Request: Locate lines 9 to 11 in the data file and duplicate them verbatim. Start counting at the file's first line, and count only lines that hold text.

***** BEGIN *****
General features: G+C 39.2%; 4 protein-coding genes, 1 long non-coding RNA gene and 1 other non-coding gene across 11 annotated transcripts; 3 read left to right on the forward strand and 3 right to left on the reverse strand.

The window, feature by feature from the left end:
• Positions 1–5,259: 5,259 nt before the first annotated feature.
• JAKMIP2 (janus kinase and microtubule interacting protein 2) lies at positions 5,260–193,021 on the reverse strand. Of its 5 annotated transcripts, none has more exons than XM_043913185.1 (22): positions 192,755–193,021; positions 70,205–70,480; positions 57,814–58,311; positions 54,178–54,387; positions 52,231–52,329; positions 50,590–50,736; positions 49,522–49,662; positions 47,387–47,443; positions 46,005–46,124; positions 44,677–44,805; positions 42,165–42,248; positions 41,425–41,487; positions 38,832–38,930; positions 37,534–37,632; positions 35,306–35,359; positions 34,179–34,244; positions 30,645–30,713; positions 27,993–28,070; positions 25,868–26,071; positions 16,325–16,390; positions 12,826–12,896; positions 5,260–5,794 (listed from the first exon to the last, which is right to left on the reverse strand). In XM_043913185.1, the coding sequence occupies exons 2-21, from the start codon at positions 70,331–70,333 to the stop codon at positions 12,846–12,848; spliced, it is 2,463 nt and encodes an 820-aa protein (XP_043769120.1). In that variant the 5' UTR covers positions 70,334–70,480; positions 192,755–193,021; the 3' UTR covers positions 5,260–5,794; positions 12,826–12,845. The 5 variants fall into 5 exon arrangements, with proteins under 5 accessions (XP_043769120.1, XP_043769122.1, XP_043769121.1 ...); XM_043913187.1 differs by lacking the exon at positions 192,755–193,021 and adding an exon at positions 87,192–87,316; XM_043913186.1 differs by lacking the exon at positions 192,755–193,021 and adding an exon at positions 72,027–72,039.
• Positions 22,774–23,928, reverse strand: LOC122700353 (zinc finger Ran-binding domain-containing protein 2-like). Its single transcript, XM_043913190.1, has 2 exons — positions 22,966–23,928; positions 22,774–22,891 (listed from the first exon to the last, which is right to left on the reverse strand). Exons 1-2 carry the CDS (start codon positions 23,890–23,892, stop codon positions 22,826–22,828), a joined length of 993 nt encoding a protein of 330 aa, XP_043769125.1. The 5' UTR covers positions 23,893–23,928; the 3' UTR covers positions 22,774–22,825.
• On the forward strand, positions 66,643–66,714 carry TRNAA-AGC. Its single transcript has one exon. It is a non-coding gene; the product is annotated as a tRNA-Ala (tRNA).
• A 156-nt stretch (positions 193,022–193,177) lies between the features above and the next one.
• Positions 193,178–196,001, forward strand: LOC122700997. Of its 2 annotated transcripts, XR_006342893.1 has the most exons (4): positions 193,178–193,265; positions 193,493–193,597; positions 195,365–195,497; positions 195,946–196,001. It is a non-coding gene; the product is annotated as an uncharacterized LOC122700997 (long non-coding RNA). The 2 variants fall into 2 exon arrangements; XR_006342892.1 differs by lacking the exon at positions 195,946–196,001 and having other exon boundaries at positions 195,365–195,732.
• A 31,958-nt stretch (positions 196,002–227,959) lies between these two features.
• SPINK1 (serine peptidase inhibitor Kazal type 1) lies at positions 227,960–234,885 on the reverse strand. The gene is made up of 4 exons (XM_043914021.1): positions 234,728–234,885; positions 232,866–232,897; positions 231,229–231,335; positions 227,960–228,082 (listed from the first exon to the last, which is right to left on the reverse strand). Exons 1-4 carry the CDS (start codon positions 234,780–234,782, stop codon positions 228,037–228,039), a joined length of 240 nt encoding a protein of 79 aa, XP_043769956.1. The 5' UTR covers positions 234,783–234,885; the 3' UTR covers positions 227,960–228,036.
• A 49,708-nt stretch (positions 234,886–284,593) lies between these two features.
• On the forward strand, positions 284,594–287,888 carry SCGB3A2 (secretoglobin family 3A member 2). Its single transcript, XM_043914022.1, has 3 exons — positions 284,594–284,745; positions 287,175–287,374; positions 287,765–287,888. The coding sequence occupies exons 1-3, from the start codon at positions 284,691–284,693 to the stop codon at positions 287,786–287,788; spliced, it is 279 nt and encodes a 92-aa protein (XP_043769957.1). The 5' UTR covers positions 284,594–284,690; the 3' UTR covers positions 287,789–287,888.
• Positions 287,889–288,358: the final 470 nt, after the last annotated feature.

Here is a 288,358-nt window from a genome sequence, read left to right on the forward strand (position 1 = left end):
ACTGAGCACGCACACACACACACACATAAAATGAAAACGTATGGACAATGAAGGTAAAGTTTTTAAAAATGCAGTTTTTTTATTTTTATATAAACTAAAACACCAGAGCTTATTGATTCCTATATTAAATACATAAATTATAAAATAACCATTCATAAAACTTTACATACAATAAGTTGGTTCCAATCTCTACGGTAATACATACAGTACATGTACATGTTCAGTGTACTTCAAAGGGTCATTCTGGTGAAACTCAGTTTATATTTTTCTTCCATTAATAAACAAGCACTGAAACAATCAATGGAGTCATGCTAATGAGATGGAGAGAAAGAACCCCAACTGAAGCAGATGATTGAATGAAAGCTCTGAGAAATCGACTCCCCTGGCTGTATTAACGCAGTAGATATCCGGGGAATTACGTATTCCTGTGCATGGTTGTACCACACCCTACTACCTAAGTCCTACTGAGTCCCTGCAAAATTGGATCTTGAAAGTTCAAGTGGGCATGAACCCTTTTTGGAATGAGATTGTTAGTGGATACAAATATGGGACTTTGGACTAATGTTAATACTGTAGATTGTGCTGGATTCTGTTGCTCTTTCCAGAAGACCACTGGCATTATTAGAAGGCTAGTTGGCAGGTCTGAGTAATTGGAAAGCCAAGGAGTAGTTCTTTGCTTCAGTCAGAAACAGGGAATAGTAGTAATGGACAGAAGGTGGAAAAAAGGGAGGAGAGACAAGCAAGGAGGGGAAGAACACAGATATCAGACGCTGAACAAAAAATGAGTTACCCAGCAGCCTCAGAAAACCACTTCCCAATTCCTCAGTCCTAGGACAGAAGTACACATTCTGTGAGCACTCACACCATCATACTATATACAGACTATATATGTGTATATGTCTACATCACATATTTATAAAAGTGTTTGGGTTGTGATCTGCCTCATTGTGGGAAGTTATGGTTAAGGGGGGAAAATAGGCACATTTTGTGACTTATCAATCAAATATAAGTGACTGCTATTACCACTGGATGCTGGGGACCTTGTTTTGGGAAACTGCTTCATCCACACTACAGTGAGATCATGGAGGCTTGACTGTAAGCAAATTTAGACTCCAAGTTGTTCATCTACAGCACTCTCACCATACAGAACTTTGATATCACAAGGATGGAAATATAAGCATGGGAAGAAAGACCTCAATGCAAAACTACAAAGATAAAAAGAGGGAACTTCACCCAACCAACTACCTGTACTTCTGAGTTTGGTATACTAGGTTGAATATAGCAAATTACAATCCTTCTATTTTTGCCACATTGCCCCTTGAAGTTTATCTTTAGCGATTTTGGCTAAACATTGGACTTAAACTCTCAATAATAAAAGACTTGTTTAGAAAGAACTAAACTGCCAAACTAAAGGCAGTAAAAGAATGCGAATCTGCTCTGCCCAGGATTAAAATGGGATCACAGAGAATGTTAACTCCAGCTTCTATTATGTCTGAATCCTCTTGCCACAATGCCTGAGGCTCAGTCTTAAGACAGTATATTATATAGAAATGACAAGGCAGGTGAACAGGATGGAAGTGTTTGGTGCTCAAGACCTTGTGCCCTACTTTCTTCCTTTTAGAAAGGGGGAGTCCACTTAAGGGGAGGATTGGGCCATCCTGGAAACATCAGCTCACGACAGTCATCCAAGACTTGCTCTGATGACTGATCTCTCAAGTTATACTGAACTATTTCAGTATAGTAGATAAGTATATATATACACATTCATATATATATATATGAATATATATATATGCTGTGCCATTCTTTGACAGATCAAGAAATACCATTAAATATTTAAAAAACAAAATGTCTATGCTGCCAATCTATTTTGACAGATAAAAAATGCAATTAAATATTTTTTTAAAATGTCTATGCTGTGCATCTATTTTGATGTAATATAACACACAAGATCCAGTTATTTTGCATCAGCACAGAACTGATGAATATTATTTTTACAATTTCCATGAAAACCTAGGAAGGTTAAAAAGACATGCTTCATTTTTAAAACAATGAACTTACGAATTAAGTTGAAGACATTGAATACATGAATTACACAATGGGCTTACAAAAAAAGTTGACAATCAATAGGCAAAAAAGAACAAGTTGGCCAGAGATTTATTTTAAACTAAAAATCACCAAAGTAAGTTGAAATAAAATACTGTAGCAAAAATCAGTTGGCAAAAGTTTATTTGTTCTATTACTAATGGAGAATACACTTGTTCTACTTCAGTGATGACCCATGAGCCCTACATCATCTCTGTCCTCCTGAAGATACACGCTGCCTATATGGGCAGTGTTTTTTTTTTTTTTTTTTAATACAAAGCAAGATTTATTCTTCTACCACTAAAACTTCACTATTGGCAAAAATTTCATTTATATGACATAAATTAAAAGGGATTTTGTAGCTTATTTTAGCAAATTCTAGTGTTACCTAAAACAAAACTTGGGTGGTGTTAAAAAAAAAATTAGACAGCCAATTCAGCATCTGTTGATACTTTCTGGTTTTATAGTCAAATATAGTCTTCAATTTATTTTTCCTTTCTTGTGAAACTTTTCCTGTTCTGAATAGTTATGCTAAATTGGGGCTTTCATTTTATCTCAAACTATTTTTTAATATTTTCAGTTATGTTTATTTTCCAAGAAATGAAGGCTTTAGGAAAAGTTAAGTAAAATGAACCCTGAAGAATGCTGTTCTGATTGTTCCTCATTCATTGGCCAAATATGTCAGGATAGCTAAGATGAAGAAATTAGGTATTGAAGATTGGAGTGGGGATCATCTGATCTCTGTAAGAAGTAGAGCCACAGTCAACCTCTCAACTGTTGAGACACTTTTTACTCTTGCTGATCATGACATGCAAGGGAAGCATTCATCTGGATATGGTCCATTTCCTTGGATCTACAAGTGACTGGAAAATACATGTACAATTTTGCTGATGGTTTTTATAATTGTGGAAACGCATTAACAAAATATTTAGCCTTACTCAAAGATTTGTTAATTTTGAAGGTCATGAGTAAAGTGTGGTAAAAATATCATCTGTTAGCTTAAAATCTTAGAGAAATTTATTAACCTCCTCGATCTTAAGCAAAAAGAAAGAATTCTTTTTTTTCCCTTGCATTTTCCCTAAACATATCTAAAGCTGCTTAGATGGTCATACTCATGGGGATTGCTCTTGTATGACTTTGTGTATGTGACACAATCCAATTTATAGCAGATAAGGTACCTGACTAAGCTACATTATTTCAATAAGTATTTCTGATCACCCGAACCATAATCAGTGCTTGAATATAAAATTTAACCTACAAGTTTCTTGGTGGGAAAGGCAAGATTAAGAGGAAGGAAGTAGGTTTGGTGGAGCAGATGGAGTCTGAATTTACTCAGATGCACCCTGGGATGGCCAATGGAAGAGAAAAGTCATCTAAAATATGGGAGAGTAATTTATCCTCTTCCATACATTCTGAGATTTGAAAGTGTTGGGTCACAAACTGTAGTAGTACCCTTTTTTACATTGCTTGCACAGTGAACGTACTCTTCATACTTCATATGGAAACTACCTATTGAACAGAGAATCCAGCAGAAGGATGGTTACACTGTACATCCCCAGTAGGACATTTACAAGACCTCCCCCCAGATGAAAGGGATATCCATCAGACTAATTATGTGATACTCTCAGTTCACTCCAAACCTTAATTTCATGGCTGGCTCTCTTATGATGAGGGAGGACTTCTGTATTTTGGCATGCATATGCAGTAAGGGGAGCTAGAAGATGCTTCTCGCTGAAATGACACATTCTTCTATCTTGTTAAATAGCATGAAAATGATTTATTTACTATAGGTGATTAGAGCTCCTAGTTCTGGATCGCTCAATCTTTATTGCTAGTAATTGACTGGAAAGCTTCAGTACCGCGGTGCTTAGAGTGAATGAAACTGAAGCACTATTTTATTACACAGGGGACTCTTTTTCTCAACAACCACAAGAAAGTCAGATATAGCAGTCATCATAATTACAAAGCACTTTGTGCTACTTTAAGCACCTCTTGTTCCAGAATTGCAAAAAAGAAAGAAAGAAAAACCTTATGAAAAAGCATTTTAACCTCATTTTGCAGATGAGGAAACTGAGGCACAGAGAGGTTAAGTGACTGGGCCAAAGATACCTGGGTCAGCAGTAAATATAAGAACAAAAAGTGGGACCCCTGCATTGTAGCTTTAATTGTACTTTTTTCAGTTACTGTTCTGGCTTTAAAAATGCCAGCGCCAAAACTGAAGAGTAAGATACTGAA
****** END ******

• A 31,958-nt stretch (positions 196,002–227,959) lies between these two features.
• SPINK1 (serine peptidase inhibitor Kazal type 1) lies at positions 227,960–234,885 on the reverse strand. The gene is made up of 4 exons (XM_043914021.1): positions 234,728–234,885; positions 232,866–232,897; positions 231,229–231,335; positions 227,960–228,082 (listed from the first exon to the last, which is right to left on the reverse strand). Exons 1-4 carry the CDS (start codon positions 234,780–234,782, stop codon positions 228,037–228,039), a joined length of 240 nt encoding a protein of 79 aa, XP_043769956.1. The 5' UTR covers positions 234,783–234,885; the 3' UTR covers positions 227,960–228,036.
• A 49,708-nt stretch (positions 234,886–284,593) lies between these two features.